Illness as Metaphor and AIDS and Its Metaphors : AND AIDS and Its Metaphors, Paperback

Illness as Metaphor and AIDS and Its Metaphors : AND AIDS and Its Metaphors Paperback

Part of the Penguin Modern Classics series

3 out of 5 (1 rating)


Sontag wrote "Illness as Metaphor" in 1978, while suffering from breast cancer herself.

In her study, she reveals that the metaphors and myths surrounding certain illnesses, especially cancer, add greatly to the suffering of the patients and often inhibit them from seeking proper treatment.

By demystifying the fantasies surrounding cancer, Sontag shows cancer for what it is - a disease; not a curse, not a punishment, certainly not an embarrassment, and highly curable, if good treatment is found early enough.

Almost a decade later, with the outbreak of a new, stigmatized disease replete with mystifications and punitive metaphors, Sontag wrote "Aids and Its Metaphors", extending the argument of the earlier book to the AIDS pandemic.


  • Format: Paperback
  • Pages: 192 pages
  • Publisher: Penguin Books Ltd
  • Publication Date:
  • Category: Literary essays
  • ISBN: 9780141187129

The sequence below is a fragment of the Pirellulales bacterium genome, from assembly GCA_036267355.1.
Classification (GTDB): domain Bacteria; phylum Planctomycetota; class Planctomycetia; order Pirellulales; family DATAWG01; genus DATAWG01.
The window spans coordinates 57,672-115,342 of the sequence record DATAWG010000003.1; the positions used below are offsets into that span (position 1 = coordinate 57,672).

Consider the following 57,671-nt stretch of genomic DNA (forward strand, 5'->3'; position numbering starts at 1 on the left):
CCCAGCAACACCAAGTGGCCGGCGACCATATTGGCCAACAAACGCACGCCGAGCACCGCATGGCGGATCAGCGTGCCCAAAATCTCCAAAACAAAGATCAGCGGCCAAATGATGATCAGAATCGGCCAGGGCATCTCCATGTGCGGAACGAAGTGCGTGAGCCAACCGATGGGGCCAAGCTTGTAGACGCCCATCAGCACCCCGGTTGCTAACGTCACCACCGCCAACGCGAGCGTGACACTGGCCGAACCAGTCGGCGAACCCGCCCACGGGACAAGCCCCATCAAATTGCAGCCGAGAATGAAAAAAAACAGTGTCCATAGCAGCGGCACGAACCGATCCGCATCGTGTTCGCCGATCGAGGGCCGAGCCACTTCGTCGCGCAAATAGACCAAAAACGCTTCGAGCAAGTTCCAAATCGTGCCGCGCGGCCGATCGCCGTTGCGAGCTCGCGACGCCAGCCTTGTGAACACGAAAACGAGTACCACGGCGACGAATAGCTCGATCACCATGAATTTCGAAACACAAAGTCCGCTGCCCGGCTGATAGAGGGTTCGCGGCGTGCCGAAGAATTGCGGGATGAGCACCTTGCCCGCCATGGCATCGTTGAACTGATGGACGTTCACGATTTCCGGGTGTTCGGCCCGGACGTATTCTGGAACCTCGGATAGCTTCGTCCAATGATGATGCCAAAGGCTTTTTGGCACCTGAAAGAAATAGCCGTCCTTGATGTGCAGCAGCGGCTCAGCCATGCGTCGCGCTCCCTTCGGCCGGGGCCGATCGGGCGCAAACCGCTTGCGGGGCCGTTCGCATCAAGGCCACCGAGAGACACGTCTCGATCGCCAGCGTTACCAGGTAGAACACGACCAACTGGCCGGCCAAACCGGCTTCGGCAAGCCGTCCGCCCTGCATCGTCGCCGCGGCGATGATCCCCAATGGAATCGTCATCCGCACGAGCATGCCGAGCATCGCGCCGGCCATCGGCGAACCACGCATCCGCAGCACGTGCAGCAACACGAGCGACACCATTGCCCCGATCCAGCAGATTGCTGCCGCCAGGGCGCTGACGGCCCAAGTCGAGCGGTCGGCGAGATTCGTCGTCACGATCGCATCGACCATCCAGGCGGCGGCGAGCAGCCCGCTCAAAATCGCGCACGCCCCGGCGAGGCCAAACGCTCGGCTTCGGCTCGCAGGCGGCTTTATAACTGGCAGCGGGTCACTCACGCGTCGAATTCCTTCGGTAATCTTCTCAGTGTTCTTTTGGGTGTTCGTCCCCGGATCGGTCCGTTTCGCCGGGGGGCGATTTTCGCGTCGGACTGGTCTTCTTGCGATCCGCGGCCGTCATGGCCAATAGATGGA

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Illness as metaphor is a long essay by Susan Sontag about the way we write and think about TB and cancer. The essay is extremely well-researched, citing many instances of the use of these two diseases in metaphorical sense. With references to earlier diseases and epidemics, such as the Plague, Sontag argues that the way we talk about cancer can be explained by reviewing the way people used to talk about TB, before its mystery was solved. Once the mystery, viz. its cause, is discovered, fear dissipates and the disease is brought back to human proportions. Cancer, the cause of which is still unknown, is still largely seen as a great enemy, shrouded in mystery. The comparison and description works very well on the level of the disease and its effect on people, but the final section, section 9, is much less successful. In this section Sontag tries to stretch the metaphor to express the state of the social order or politics. This section seems much less well researched, and quite ineffective.Written ten years after Illness as metaphor, AIDS and its metaphors explores the same question is largely the same way, using the same methodology. However, the result is not the same. Section one is a capitulation of the earlier essay, so the essay aboutAIDS and its metaphors doesn't really start until section two.While Susan Sontag was a cancer patient herself, her writing about AIDS would not be as engaged. However, a bigger problem is that in 1988, very little was understood about AIDS, even less than about cancer when Sontag wrote about it. As a result, she mainly refers to AIDS, and spends little time on HIV. Writing about TB and cancer in Illness as metaphor, the author could cite sources going back to the Middle Ages, but in 1988, very few literary works, fiction or non-fiction, were published, and supposedly her analysis is largely based on the language use in the media. The author does give any moment's though to the idea that that media might be influenced by her own earlier publication. AIDS and its metaphors lacks the thoroughness and inquisitiveness of Illness as metaphor. In the former, the author seems to be almost dogmatic, whereas in the original work the essay was largely explorative.

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